OP ED: The Problem with the Filibuster


Daniel O'Keefe, Junior

In today’s fight to change America for the better, the Senate filibuster stands in the way of passing life-changing bills that would shape the future of this country. Established in the late 1830s, the Senate Filibuster allows bills to be blocked from debating or passed in the Senate unless there are 60 senators who vote in favor of the bill. Over the course of history, the filibuster has been used in numerous ways, including a talking filibuster, where a senator who uses the filibuster must hold the Senate floor for a certain amount of time. Also, the filibuster was used when confirming Supreme Court Justices until 2013 when the Democratic-controlled senate gutted it to confirm Justice Elena Kagen. Since then, the filibuster has caused hostility in politics by blocking important legislation related to healthcare, abortion rights, voting rights, etc. Nowadays, some of these political issues are key demands for President Joe Biden’s agenda, as the filibuster continues to create conflict in his administration.

Even though the filibuster was created in the late 1830s, the two-thirds majority rule, which provided a way to block debate or force a measure on a vote, wasn’t implemented until 1917. Filibusters proved to be particularly useful to Southern senators who had sought to block civil rights legislation, including anti-lynching bills and voting rights for black Americans. Not until 1964 did the Senate successfully overcome a filibuster to pass the John Lewis Voting Rights Act. Despite accomplishing major goals in the past, a growing group of Democratic senators and representatives continue to be frustrated with the filibuster and push to change the cloture threshold. In 1975, the Senate reduced the number of votes required for cloture from two-thirds of senators voting to three-fifths of all senators duly chosen and sworn, or 60 of the current 100 senators. Many politicians have likened the filibuster to a relic of Jim Crow laws.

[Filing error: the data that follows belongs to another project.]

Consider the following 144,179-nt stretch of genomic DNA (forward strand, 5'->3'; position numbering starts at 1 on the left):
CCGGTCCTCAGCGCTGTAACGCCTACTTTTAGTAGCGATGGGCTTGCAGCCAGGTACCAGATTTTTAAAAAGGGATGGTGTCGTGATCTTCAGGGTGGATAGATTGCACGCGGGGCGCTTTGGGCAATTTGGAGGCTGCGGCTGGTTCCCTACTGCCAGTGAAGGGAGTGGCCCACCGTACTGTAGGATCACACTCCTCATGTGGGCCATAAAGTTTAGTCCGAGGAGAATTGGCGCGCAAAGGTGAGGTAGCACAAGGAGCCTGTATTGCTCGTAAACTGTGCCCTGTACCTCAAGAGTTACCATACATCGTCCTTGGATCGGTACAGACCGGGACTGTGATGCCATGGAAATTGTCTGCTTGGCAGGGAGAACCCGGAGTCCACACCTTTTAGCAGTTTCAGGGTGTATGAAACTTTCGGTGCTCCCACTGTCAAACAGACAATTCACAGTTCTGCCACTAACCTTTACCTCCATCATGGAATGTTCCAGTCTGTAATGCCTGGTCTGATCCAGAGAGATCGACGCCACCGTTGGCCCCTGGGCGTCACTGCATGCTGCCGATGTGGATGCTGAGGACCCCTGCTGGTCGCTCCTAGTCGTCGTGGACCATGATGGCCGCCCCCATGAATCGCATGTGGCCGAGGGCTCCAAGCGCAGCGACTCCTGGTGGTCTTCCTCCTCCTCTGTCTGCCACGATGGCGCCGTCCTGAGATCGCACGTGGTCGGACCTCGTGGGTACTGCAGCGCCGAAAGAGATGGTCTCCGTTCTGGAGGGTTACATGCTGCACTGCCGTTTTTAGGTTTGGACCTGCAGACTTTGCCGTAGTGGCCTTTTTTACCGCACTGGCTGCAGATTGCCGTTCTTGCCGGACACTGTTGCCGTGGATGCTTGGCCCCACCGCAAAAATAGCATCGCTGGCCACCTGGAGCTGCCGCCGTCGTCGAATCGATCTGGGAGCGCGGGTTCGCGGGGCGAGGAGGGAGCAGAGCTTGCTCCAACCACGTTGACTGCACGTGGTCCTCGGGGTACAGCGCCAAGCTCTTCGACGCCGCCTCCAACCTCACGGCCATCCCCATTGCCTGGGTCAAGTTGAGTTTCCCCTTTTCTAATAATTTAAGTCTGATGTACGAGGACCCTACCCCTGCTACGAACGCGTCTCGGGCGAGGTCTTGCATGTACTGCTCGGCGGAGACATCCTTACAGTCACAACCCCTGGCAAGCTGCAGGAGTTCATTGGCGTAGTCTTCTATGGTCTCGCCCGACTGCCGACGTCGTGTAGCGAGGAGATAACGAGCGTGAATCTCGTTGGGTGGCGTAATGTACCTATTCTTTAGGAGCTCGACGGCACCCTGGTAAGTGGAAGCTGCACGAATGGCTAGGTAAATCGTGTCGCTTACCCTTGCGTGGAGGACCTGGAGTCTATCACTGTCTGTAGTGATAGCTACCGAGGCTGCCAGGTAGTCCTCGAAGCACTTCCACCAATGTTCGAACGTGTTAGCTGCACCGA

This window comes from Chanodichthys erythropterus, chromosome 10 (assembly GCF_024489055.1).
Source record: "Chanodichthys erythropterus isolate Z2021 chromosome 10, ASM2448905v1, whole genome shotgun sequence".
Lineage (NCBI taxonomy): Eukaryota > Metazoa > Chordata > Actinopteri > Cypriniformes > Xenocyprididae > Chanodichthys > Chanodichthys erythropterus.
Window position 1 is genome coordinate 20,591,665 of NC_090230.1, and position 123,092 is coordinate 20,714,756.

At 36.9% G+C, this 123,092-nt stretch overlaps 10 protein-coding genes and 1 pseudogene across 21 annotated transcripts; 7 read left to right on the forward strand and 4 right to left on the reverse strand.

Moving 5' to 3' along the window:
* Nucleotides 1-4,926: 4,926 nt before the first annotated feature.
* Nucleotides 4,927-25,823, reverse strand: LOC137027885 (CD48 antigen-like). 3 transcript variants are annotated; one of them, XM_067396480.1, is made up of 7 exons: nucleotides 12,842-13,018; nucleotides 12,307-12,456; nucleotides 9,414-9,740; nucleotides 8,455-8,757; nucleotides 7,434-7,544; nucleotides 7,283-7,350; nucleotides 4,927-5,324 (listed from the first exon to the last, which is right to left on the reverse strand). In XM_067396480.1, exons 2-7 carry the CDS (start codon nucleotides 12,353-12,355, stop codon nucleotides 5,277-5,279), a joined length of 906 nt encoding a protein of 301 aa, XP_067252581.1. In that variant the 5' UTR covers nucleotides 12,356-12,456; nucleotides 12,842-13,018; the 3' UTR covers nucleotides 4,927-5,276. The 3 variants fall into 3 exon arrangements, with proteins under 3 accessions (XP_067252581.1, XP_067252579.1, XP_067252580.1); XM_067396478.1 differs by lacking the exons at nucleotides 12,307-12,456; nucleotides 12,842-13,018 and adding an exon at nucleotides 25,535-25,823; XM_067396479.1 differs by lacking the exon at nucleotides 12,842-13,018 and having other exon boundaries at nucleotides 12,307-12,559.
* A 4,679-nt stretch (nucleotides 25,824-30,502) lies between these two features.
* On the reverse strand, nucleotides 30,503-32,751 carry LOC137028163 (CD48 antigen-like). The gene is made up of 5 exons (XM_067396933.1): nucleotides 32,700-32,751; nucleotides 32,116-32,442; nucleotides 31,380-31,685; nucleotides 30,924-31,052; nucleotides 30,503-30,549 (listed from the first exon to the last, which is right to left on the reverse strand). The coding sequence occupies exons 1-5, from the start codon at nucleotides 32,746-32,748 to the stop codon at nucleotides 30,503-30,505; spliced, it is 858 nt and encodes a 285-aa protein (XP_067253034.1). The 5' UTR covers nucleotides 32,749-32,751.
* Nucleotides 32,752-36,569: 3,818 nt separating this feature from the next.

Over the course of the first year of the Biden presidency, democrats have called to end the filibuster and pass bills crucial to the President’s goal. Despite the Democrats having the majority in the Senate,  moderate senators have refused to eliminate the filibuster, saying it helps keep the country together and maintain bipartisanship. Senator Joe Manchin and Senator Kyrsten Sinema believe that both sides must come together on certain issues and pass it through law, and consequently refuse to eliminate the filibuster. These actions do more harm to democracy than good and further divide the country. The proposed reforms to the filibuster may not solve everything, but they will help preserve our democracy and address political divides. In a time of political turbulence, the filibuster is an antiquated concept that creates rifts and harms democracy every day.